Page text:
I have abundant reason to be thankfull that we are so many of us carried comfortably through a Disease so formidable in its natural opperation, and though our Symptoms have run high, yet they have been the worst, for the Eruption has been a triffel, really should have been glad to have had them in greater plenty. I hope to be able to return to Braintree the Latter end of next week which will compleat me 5 weeks. I have been unlucky in a Maid, who has not one qualification to recommend her but that she has had the small pox. She has been twice sick since she has been with us, and put us to much difficulty. I have attended publick worship constantly, except one day and a half ever since I have been in Town. I rejoice in a preacher who has some warmth, some energy, some feeling. Deliver me from your cold phlegmatick Preachers, Politicians, Friends, Lovers and Husbands. I thank Heaven I am not so constituted myself and so connected.
How destitute are they of all those Sensations which sweeten as well as embitter our probationary State! And How seldom do we find true Genious residing in such a constitution, but may I ask if the same temperament and the same Sensibility which constitutes a poet and a painter will not be apt to make a Lover and a Debauchee?
When I reflect upon Humane Nature, the various passions and appetites to which it is subject, I am ready to cry out with the Psalmist Lord what is Man?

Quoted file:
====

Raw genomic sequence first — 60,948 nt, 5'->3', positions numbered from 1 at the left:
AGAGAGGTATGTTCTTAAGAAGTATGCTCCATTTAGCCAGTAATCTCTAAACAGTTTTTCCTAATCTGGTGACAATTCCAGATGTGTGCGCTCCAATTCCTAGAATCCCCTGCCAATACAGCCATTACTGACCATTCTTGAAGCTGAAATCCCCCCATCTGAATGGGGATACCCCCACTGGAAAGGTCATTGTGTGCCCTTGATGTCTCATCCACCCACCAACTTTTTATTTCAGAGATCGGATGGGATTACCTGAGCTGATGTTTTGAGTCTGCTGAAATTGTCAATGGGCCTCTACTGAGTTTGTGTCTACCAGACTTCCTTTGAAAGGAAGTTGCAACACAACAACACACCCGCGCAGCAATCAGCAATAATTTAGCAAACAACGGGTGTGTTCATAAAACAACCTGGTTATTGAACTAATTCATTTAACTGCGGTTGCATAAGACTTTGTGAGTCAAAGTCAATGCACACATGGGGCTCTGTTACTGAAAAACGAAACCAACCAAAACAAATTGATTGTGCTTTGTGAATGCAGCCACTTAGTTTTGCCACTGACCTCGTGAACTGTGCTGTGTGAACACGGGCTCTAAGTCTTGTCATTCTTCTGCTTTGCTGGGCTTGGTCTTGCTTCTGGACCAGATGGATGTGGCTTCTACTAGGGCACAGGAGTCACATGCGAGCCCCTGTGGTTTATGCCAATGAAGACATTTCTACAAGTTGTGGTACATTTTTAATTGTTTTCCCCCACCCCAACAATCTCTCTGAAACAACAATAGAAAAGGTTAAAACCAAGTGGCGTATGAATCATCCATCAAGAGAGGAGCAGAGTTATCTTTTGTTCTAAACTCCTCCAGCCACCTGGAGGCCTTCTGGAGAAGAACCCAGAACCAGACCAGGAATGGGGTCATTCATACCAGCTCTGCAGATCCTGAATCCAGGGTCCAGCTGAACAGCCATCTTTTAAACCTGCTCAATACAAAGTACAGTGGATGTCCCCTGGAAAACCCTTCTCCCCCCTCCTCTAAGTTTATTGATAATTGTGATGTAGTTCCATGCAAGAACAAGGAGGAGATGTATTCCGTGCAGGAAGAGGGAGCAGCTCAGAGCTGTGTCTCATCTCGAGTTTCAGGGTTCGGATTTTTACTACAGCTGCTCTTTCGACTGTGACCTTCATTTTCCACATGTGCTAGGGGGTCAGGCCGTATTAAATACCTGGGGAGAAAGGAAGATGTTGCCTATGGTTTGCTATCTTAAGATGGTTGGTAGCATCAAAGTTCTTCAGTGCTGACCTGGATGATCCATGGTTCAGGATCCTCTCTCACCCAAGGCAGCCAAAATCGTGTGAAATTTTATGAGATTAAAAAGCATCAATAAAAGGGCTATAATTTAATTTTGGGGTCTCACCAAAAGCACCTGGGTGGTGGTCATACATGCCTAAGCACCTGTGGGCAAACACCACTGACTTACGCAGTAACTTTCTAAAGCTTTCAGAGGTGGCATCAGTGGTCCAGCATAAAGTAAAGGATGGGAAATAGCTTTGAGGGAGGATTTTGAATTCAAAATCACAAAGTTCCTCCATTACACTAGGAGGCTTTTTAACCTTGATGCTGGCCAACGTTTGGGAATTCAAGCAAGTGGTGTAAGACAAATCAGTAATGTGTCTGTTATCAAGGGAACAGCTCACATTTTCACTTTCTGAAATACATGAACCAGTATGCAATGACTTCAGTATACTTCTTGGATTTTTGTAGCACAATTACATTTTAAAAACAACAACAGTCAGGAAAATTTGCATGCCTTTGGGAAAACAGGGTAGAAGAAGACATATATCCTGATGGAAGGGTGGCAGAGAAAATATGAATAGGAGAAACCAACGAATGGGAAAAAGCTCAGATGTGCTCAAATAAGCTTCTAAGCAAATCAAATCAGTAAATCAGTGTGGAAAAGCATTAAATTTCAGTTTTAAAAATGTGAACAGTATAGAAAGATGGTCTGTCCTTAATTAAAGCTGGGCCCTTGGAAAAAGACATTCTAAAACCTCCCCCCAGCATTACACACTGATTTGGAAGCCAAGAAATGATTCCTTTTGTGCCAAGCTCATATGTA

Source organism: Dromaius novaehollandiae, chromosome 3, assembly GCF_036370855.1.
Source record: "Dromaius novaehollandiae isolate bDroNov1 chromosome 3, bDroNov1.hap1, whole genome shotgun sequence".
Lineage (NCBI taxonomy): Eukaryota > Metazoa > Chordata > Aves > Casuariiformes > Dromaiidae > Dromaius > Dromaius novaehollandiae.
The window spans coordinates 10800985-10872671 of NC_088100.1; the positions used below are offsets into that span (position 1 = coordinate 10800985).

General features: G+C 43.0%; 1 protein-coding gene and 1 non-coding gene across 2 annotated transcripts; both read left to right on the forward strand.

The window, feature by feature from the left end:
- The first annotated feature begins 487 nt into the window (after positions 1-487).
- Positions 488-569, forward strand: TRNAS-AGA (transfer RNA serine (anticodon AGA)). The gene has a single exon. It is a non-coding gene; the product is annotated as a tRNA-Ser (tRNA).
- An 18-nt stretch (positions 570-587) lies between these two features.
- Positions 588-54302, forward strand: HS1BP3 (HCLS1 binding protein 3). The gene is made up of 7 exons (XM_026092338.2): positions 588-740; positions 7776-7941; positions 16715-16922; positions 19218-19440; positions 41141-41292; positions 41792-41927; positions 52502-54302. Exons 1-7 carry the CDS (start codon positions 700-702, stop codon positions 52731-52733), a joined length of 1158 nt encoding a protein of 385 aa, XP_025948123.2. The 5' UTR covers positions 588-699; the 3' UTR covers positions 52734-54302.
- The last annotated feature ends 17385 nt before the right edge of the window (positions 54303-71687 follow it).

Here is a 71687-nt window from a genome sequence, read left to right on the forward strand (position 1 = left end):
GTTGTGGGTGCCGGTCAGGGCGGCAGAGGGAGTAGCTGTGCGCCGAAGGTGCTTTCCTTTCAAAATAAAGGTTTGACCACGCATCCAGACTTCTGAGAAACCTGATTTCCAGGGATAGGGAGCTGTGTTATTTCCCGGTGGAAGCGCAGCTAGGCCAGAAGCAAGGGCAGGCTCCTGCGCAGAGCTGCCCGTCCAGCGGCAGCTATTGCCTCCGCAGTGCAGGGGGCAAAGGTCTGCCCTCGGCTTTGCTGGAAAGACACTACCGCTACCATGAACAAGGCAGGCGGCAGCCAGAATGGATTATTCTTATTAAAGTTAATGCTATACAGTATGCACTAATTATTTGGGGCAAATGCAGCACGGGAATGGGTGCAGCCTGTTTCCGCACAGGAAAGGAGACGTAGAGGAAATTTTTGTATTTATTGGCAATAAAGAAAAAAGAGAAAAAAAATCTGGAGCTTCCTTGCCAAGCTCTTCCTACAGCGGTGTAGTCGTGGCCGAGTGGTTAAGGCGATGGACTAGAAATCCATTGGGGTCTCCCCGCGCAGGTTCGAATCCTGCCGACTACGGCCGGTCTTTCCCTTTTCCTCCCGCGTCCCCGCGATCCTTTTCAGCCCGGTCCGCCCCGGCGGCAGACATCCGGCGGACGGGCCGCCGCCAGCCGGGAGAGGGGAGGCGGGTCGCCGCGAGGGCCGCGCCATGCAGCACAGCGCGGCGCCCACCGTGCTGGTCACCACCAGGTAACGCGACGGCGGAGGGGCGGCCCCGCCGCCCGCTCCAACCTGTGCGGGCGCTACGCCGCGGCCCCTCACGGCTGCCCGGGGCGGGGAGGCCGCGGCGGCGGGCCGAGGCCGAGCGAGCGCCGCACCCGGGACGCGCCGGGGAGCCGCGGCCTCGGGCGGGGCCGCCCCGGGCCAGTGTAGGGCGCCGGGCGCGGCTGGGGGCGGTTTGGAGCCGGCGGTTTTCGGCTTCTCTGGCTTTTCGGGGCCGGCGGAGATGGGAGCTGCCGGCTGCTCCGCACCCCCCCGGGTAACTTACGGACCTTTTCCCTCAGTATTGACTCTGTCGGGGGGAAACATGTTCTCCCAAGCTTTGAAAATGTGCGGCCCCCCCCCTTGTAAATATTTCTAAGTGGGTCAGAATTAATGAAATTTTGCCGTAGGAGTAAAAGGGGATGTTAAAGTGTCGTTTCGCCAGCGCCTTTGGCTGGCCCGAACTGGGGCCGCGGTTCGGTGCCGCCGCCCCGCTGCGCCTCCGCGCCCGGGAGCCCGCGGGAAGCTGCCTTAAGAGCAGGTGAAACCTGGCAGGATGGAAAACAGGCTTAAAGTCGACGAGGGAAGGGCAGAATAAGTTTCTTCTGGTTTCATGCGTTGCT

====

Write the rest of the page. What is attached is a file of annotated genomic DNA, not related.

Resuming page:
You ask me How you shall get Home. I know not. Is there any assistance you can think of that I can procure for you. Pray Let me know. Our Court do not set till the 28 of this month, no delegates can be chosen to releave you till then, but if you are so low in Health do not wait for that. Mr. Bowdoin has the Gout in his Stomack, is very ill. I do not think he could by any means bear close application. Mr. Dana and Mr. Lowell are very good Men, I wish they would appoint them. Our Friend <Warren> has some family difficulties. I know not whether he could possibly leave it. A partner dear to him you know { 80 } beyond description almost Heart broken, by the Situation of one very dear to her whose great attention and care you well know has been to Train them up in the way in which they ought to go. Would to Heaven they did not depart from it. Impaired in Health, impaird in mind, impaird in Morrals, is a Situation truly deplorable, but do not mention the Matter—not even to them by the slightest hint. Tis a wound which cannot be touched.